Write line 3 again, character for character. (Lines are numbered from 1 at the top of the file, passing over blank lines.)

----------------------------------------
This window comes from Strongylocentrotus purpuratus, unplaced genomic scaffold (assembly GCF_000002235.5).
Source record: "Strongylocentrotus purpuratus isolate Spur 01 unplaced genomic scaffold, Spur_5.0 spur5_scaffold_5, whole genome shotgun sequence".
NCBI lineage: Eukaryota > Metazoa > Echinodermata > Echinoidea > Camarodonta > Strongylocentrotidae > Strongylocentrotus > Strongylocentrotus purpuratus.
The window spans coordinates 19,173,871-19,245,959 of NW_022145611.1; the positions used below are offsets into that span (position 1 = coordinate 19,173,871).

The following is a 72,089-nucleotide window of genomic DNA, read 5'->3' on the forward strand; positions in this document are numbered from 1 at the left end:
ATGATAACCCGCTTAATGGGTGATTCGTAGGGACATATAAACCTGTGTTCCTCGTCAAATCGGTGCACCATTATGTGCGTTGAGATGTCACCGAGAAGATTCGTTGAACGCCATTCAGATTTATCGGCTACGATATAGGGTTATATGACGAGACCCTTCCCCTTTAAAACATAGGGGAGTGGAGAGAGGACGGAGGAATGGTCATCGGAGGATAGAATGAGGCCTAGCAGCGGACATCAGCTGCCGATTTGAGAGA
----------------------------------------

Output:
NCBI lineage: Eukaryota > Metazoa > Echinodermata > Echinoidea > Camarodonta > Strongylocentrotidae > Strongylocentrotus > Strongylocentrotus purpuratus.